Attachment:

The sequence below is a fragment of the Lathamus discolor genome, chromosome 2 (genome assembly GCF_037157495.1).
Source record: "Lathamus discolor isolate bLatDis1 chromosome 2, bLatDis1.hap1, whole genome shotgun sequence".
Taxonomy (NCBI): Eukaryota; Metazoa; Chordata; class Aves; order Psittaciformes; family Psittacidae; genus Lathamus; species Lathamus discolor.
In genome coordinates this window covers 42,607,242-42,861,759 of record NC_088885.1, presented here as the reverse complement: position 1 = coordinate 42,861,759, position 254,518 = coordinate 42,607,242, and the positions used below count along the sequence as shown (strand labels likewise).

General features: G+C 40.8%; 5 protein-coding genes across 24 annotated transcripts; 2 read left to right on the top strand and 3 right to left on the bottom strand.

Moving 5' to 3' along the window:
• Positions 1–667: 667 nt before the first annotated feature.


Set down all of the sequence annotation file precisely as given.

The sequence below is a fragment of the Lathamus discolor genome, chromosome 2 (genome assembly GCF_037157495.1).
Source record: "Lathamus discolor isolate bLatDis1 chromosome 2, bLatDis1.hap1, whole genome shotgun sequence".
Taxonomy (NCBI): Eukaryota; Metazoa; Chordata; class Aves; order Psittaciformes; family Psittacidae; genus Lathamus; species Lathamus discolor.
In genome coordinates this window covers 42,607,242-42,861,759 of record NC_088885.1, presented here as the reverse complement: position 1 = coordinate 42,861,759, position 254,518 = coordinate 42,607,242, and the positions used below count along the sequence as shown (strand labels likewise).

General features: G+C 40.8%; 5 protein-coding genes across 24 annotated transcripts; 2 read left to right on the top strand and 3 right to left on the bottom strand.

Moving 5' to 3' along the window:
• Positions 1–667: 667 nt before the first annotated feature.